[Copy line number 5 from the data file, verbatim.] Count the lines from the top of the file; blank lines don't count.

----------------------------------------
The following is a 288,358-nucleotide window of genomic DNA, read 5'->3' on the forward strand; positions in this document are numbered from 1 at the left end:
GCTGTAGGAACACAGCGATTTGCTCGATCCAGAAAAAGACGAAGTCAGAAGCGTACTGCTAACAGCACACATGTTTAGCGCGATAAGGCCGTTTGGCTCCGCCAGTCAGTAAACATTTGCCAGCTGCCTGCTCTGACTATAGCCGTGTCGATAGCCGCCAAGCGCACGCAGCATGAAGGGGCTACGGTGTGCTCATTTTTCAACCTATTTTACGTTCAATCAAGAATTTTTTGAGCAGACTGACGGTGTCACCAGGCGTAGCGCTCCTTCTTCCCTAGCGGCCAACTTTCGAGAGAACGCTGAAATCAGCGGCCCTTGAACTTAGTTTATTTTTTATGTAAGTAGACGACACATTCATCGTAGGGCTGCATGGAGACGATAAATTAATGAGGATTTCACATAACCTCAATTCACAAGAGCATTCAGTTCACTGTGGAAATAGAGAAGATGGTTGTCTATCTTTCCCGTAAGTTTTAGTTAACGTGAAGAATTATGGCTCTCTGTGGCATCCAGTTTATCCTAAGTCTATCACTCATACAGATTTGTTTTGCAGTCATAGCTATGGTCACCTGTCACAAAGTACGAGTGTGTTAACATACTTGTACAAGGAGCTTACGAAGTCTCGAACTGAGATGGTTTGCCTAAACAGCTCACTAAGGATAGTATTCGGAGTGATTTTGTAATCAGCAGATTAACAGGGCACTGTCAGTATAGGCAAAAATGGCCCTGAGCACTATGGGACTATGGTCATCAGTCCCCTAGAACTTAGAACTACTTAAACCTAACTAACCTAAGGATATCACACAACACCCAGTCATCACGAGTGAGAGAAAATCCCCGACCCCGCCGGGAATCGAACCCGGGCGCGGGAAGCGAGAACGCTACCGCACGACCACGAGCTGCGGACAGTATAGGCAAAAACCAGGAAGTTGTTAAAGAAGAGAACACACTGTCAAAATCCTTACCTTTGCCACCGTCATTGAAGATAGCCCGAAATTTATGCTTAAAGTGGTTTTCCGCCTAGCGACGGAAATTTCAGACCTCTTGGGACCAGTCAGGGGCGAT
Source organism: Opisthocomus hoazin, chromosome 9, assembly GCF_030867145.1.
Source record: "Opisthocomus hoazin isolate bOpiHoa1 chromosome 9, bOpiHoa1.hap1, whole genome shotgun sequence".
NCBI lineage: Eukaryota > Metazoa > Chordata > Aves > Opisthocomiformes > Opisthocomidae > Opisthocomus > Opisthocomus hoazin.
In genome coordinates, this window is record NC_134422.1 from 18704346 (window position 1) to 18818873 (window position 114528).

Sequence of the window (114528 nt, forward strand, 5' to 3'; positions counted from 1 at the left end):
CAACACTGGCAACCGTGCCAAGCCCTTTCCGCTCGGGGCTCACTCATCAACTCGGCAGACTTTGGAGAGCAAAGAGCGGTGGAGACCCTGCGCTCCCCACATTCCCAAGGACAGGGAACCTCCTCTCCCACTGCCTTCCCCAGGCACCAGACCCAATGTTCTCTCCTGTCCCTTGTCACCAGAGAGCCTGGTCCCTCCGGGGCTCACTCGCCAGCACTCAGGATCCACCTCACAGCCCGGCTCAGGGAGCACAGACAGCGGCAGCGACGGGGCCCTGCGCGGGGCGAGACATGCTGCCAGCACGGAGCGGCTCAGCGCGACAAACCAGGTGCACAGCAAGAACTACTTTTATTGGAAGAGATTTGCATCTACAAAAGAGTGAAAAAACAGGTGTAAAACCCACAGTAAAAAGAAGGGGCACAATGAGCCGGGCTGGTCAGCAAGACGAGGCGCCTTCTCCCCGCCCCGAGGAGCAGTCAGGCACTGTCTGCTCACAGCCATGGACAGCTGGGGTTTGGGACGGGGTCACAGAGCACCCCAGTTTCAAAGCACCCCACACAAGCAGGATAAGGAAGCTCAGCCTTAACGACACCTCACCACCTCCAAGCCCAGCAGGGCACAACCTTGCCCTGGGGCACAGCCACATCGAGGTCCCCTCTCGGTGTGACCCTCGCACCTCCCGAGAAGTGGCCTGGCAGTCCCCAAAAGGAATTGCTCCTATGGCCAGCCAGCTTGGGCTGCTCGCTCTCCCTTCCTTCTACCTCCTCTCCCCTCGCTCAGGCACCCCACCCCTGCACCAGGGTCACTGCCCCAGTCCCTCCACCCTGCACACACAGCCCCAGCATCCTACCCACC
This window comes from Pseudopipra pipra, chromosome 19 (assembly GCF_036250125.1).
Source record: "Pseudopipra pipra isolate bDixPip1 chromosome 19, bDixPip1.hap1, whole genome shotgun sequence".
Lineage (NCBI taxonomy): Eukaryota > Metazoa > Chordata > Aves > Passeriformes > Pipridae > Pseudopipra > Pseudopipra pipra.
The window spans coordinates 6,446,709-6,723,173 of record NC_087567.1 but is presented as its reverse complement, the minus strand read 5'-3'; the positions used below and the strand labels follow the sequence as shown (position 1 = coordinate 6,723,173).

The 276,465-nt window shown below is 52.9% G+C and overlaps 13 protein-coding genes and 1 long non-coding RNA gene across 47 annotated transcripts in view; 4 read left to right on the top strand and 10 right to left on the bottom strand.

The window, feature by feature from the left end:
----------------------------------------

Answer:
NCBI lineage: Eukaryota > Metazoa > Chordata > Aves > Opisthocomiformes > Opisthocomidae > Opisthocomus > Opisthocomus hoazin.